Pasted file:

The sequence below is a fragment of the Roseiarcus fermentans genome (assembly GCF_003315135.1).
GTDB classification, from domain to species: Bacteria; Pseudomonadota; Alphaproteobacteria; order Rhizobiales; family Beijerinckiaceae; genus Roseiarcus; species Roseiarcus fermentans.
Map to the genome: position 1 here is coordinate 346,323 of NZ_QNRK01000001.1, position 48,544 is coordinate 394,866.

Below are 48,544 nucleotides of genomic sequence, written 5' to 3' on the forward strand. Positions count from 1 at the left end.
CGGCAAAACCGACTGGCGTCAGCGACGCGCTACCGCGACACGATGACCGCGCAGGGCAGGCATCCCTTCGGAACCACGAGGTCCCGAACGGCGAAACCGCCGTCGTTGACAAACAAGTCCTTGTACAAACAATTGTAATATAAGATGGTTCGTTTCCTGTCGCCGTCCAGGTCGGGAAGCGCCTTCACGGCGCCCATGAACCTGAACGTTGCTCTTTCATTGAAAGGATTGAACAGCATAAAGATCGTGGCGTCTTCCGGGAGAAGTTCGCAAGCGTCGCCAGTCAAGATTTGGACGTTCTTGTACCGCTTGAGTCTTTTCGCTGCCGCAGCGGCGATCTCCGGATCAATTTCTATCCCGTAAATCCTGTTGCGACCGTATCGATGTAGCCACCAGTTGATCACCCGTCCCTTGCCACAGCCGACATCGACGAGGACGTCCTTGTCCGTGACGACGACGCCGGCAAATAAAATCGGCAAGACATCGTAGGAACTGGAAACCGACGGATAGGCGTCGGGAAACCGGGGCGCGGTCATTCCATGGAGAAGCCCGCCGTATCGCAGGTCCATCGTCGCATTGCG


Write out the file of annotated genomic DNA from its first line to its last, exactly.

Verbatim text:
The sequence below is a fragment of the Roseiarcus fermentans genome (assembly GCF_003315135.1).
GTDB classification, from domain to species: Bacteria; Pseudomonadota; Alphaproteobacteria; order Rhizobiales; family Beijerinckiaceae; genus Roseiarcus; species Roseiarcus fermentans.
Map to the genome: position 1 here is coordinate 346,323 of NZ_QNRK01000001.1, position 48,544 is coordinate 394,866.

Below are 48,544 nucleotides of genomic sequence, written 5' to 3' on the forward strand. Positions count from 1 at the left end.
CGGCAAAACCGACTGGCGTCAGCGACGCGCTACCGCGACACGATGACCGCGCAGGGCAGGCATCCCTTCGGAACCACGAGGTCCCGAACGGCGAAACCGCCGTCGTTGACAAACAAGTCCTTGTACAAACAATTGTAATATAAGATGGTTCGTTTCCTGTCGCCGTCCAGGTCGGGAAGCGCCTTCACGGCGCCCATGAACCTGAACGTTGCTCTTTCATTGAAAGGATTGAACAGCATAAAGATCGTGGCGTCTTCCGGGAGAAGTTCGCAAGCGTCGCCAGTCAAGATTTGGACGTTCTTGTACCGCTTGAGTCTTTTCGCTGCCGCAGCGGCGATCTCCGGATCAATTTCTATCCCGTAAATCCTGTTGCGACCGTATCGATGTAGCCACCAGTTGATCACCCGTCCCTTGCCACAGCCGACATCGACGAGGACGTCCTTGTCCGTGACGACGACGCCGGCAAATAAAATCGGCAAGACATCGTAGGAACTGGAAACCGACGGATAGGCGTCGGGAAACCGGGGCGCGGTCATTCCATGGAGAAGCCCGCCGTATCGCAGGTCCATCGTCGCATTGCG